A Vegan’s PCT Gear List

When I was planning my thru-hike on the PCT, I loved looking at people’s gear lists. Like many other hikers, I got sucked into the world of ultralight backpacking. Even though there are plenty of great gear companies out there, it can be tricky to find ethical options. This is my tried and tested cruelty-free gear list.

For the gear nerds among us, here’s my LighterPack list.

Big 4
backpackHyberg Attila Xw/ trash bag liner
tentSix Moon Design Lunar Solow/ piece of tyvek + 6 MSR Mini Groundhog stakes
sleeping bagEnlightenment Equipment Apex 20° Quilt
sleeping padTherm-a-Rest Neoair Xlite

The backpack was kind of a last-minute buy, only a week before I got on trail. I had downsized my gear so much that it was tempting to get a lighter backpack as well, even though I loved my Osprey Exos 58. I looked into options and went with Hyberg, a German cottage company focused on affordable ultralight backpacks. The Attila X being my first frameless pack, I didn’t really know what to expect, but the pack turned out to be super comfortable and held up great the entire hike. I was lucky enough to get some good deals on the tent and sleeping pad on eBay and loved both on trail. There were a couple of really chilly desert nights where I wished I would have had a warmer sleeping bag, but at the end of the day I was happy with the quilt as well. As for tent protection, I started out with a cheap polycro groundsheet, which I switched out for a piece of tyvec pretty early on.

Food Bag & Cookware
food bagGranite Gear Zip 9Lprobably my fav piece of gear
water filterSawyer Micro Squeezeprobably my least fav piece of gear
knifeVictoriox Classiclost and replaced w/ a cheap pocket knife
sporkSea to Summit Titanium Spork
cook potTalenti Jarfor cold soaking
water bottlesI liked the LIFEWTR bottles1-3 depending on the section +1 for filtering

I didn’t really mind cold soaking, and I certainly loved its simplicity and the weight savings that came with it. If you’re interested in going stoveless but unsure if you want to fully commit to a hike without morning coffee and hot dinners (all the hot food in town though!) consider giving it a try for the first 500 miles or so to see if you like it or not. That’s what I did. When I picked up my stove and pot (the MSR Pocket Rocket 2 + TORKS 450 ml Titanium Pot) at Hiker Heaven, I honestly wasn’t too excited about it. I thought I might want a hot meal in the Sierra, so I kept it for then and ended up using it for about a month until I sent it to Portland with all my snow gear. In the end, going stoveless worked out great for me!

Couscous magic

As for the water filter, I went with the Sawyer Mini. It only took a couple of weeks until the flow rate decreased dramatically, even though I back-flushed the filter every time I got to town. I refused to get a new filter on trail, because technically, it worked, but I wouldn’t take it on a long trail again (and I saw a lot of Sawyer Minis in hiker boxes!). Most of my hiking pals who used the regular Sawyer Squeeze where happy with it, though. I got to try out the BeFree Katadyn on trail as well and liked it a lot.

Extra Clothing
puffyPatagonia Micro Puff w/ hood
long sleevePatagonia Capilene Lightweightfirst sleeping, later hiking shirt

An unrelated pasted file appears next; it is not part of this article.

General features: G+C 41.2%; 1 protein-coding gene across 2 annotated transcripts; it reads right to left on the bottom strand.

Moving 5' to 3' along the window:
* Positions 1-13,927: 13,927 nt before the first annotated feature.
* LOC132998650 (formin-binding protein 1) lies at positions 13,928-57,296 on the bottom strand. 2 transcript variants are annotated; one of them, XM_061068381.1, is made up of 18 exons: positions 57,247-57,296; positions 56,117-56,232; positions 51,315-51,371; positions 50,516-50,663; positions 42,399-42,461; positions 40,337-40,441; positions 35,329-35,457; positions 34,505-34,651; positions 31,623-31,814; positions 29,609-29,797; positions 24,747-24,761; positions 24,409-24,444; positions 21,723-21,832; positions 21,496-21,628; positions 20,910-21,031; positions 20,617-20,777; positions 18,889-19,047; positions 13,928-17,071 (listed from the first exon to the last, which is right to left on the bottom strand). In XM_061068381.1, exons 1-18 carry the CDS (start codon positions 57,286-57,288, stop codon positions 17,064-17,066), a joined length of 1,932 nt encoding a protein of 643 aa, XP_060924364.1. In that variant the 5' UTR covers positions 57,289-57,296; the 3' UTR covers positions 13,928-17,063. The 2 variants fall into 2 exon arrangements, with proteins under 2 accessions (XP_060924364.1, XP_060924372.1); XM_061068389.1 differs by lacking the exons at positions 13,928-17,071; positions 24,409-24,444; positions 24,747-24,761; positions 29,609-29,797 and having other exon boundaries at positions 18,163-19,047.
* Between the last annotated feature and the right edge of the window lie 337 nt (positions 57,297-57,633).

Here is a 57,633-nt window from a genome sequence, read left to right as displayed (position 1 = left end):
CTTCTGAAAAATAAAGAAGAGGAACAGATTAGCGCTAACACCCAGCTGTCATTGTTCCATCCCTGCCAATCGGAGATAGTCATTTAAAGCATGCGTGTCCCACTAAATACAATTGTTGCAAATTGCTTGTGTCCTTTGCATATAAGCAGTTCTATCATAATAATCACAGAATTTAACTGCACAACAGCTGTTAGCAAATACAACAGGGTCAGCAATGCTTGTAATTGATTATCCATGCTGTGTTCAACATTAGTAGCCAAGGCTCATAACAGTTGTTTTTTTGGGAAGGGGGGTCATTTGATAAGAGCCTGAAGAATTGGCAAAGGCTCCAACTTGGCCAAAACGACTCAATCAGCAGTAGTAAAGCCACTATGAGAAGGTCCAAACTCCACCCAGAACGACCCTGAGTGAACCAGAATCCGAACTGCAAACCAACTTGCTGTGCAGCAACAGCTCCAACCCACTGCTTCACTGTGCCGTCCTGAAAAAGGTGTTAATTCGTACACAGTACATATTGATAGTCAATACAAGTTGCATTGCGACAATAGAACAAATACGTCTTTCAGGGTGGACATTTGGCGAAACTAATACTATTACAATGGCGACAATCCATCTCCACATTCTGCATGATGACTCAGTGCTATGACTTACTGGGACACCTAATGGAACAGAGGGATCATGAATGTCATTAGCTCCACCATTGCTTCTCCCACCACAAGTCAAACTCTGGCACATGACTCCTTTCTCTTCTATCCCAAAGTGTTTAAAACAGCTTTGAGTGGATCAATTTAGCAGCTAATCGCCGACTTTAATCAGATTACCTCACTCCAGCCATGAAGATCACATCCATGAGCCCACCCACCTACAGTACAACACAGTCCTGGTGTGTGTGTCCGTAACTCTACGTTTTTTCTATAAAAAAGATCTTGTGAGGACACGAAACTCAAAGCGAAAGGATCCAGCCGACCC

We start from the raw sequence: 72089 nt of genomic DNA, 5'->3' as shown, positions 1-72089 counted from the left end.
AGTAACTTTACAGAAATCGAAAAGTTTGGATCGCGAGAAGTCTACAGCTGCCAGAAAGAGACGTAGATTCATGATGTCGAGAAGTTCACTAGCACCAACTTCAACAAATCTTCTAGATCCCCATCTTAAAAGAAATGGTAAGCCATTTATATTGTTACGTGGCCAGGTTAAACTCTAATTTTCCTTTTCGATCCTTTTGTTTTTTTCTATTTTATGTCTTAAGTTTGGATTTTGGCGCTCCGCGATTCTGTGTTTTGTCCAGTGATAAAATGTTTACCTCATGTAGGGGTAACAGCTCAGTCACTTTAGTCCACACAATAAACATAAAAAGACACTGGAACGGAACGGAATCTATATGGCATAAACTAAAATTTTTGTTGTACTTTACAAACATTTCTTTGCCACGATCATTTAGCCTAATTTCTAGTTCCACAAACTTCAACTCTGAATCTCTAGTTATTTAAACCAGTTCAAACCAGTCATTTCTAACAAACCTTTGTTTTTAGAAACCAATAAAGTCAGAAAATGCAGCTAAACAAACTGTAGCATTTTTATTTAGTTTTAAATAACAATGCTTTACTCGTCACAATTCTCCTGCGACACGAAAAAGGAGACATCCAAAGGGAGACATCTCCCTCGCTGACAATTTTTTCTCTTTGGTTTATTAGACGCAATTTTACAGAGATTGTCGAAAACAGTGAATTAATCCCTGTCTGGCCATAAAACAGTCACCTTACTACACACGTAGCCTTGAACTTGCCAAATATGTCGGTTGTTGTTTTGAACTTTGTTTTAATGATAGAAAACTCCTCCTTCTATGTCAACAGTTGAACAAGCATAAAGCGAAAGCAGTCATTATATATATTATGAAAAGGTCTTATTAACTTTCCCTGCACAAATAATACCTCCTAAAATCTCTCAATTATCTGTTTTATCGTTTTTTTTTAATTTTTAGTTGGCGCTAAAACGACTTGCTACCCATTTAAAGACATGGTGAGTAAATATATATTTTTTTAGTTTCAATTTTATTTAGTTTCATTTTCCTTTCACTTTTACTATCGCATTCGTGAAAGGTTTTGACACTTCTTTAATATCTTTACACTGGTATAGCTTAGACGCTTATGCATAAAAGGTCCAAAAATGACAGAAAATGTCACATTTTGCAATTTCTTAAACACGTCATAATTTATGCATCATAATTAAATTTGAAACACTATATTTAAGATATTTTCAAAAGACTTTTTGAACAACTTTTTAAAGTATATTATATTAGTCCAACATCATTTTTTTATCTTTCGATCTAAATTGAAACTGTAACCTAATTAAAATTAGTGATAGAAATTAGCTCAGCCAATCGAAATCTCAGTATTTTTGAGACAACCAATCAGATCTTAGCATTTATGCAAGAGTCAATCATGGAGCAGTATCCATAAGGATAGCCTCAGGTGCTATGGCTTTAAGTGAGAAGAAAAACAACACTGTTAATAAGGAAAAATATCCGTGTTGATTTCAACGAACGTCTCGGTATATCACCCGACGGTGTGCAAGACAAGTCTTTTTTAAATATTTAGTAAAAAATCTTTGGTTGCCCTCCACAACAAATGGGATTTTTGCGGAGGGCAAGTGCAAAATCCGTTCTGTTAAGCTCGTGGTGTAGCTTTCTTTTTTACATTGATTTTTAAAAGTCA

bottomsPatagonia Capilene Thermalweightsleeping pants
rain protectionFrogg Toggs UL Rainjacket+ a cute trash bag cape in Washington
tube scarfBuffused as pillow case
hatrandom brandhiker box find
socksDarn Tough Coolmax Micro Crew1 worn, 2 extra
undiesrandom brand1 worn, 1 extra

Patagucci is quite pricey, but one of the few brands that offers high quality eco-friendly synthetic options. Clothing is probably where you can save the most, especially when you keep an eye on mid-season sales and consider buying second hand (which doesn’t always have to mean used). I was happy with all my clothing choices, but would probably carry rain pants for particular wet sections (like allll of Washington) next time.

powerAnker 10000mah+ 2 cords
wall chargerrandom brandquick charge
sosInReach Mini
phoneSamsung Galaxy S8
headphonesKLIM Fushion Earbudsgiven to me after I lost mine
lightPetzl e+Lite

The only thing better than sleeping in a tent is sleeping under the stars.

toiletriestoothpaste, toothbrush, dental floss, lip balm, small comb, wet wipes, menstrual cup, ear plugsin zip-lock bag
+ sunscreen for CA, bug spray in OR
first aidleukotape, ibuprofen, needle, alcohol wipes, b12in zip-lock bag
💩The Deuce, toilet paper, pee ragtp in 2 zip-locks
trekking polesBlack Diamond Ergo Corkw/ duct tape wrapped around the top of one
sit padpiece of a Zlitehiker box find
documentsID, visa card, permitsin zip-lock bag

There’s no need to carry soap, shampoo or razors, since you’ll most likely find those in hiker boxes and Motels. I enjoyed every single shower in town, but I also fully embraced the hiker trash life on trail.

Snow Gear
ice axeBlack Diamond Raven
micro spikesSnowline Chainsen Pro
bear canBearVault 500
sleeping bag linerSea to Summit Thermolite Reactor Compact Plusfor the Sierra + WA
glovesOutdoor Research PL 150 Sensorlost in Northern CA

There’s not much to say about snow gear. Everything worked out well for me and I was hella glad to get rid of everything again once we got out of the Sierra.

The Outfit
braNike Pro
socksDarn Tough
shoesSaucony Peregrine 7
Altra Lone Peak 3.0
shadesvariousnot proud to say that I went through 6-8 pairs of sunglasses
fanny packVelveeta’sbroken but loved

Once on trail, I was stunned by how little it actually takes to make me feel comfortable in the wilderness. Going light allowed me to pack out some luxury items every now and then – mostly fresh/heavier food – without immediately feeling the added weight on my shoulders. Without snow gear, my pack came in at just under 5 kg (~10-11 lbs). Whatever you decide to pack, remember that on a long trail like the PCT you’ll have plenty of options to add, ditch and switch out gear (: